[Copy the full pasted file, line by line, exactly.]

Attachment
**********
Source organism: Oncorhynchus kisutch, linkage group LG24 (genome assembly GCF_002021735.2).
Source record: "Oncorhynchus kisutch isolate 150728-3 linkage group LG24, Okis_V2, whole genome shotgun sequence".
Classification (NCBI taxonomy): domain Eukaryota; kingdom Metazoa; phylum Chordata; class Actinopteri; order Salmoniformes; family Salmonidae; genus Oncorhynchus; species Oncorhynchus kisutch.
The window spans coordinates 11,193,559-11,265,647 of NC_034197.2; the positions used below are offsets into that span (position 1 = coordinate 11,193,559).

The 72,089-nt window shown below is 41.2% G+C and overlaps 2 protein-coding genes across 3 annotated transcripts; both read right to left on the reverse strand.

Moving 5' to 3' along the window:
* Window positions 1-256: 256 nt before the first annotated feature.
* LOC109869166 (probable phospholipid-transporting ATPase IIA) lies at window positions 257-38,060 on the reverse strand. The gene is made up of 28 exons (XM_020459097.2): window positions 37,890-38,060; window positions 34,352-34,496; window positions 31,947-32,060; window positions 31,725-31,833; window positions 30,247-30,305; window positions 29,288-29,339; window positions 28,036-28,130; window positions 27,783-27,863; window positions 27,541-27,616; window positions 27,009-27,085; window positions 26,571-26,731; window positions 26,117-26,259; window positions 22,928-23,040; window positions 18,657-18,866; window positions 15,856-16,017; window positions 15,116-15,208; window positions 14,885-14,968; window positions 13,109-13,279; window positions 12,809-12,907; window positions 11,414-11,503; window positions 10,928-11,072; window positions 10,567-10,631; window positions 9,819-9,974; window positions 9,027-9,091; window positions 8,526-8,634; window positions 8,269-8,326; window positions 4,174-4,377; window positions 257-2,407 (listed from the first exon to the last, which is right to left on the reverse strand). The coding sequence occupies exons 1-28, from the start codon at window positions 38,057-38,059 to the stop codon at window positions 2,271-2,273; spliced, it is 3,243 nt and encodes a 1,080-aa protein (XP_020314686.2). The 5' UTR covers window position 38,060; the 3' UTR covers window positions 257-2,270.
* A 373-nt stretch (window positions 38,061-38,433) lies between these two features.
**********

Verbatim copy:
Source organism: Oncorhynchus kisutch, linkage group LG24 (genome assembly GCF_002021735.2).
Source record: "Oncorhynchus kisutch isolate 150728-3 linkage group LG24, Okis_V2, whole genome shotgun sequence".
Classification (NCBI taxonomy): domain Eukaryota; kingdom Metazoa; phylum Chordata; class Actinopteri; order Salmoniformes; family Salmonidae; genus Oncorhynchus; species Oncorhynchus kisutch.
The window spans coordinates 11,193,559-11,265,647 of NC_034197.2; the positions used below are offsets into that span (position 1 = coordinate 11,193,559).

The 72,089-nt window shown below is 41.2% G+C and overlaps 2 protein-coding genes across 3 annotated transcripts; both read right to left on the reverse strand.

Moving 5' to 3' along the window:
* Window positions 1-256: 256 nt before the first annotated feature.
* LOC109869166 (probable phospholipid-transporting ATPase IIA) lies at window positions 257-38,060 on the reverse strand. The gene is made up of 28 exons (XM_020459097.2): window positions 37,890-38,060; window positions 34,352-34,496; window positions 31,947-32,060; window positions 31,725-31,833; window positions 30,247-30,305; window positions 29,288-29,339; window positions 28,036-28,130; window positions 27,783-27,863; window positions 27,541-27,616; window positions 27,009-27,085; window positions 26,571-26,731; window positions 26,117-26,259; window positions 22,928-23,040; window positions 18,657-18,866; window positions 15,856-16,017; window positions 15,116-15,208; window positions 14,885-14,968; window positions 13,109-13,279; window positions 12,809-12,907; window positions 11,414-11,503; window positions 10,928-11,072; window positions 10,567-10,631; window positions 9,819-9,974; window positions 9,027-9,091; window positions 8,526-8,634; window positions 8,269-8,326; window positions 4,174-4,377; window positions 257-2,407 (listed from the first exon to the last, which is right to left on the reverse strand). The coding sequence occupies exons 1-28, from the start codon at window positions 38,057-38,059 to the stop codon at window positions 2,271-2,273; spliced, it is 3,243 nt and encodes a 1,080-aa protein (XP_020314686.2). The 5' UTR covers window position 38,060; the 3' UTR covers window positions 257-2,270.
* A 373-nt stretch (window positions 38,061-38,433) lies between these two features.